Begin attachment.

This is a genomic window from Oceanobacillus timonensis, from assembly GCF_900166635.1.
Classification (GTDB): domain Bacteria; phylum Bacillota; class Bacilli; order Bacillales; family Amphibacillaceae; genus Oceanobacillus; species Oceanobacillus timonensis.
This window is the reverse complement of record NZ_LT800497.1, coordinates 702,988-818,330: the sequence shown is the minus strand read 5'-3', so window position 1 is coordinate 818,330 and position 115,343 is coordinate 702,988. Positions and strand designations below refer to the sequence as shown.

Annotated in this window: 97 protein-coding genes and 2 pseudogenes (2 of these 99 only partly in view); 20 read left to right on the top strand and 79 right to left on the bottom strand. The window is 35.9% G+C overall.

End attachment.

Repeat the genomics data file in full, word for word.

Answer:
This is a genomic window from Oceanobacillus timonensis, from assembly GCF_900166635.1.
Classification (GTDB): domain Bacteria; phylum Bacillota; class Bacilli; order Bacillales; family Amphibacillaceae; genus Oceanobacillus; species Oceanobacillus timonensis.
This window is the reverse complement of record NZ_LT800497.1, coordinates 702,988-818,330: the sequence shown is the minus strand read 5'-3', so window position 1 is coordinate 818,330 and position 115,343 is coordinate 702,988. Positions and strand designations below refer to the sequence as shown.

Annotated in this window: 97 protein-coding genes and 2 pseudogenes (2 of these 99 only partly in view); 20 read left to right on the top strand and 79 right to left on the bottom strand. The window is 35.9% G+C overall.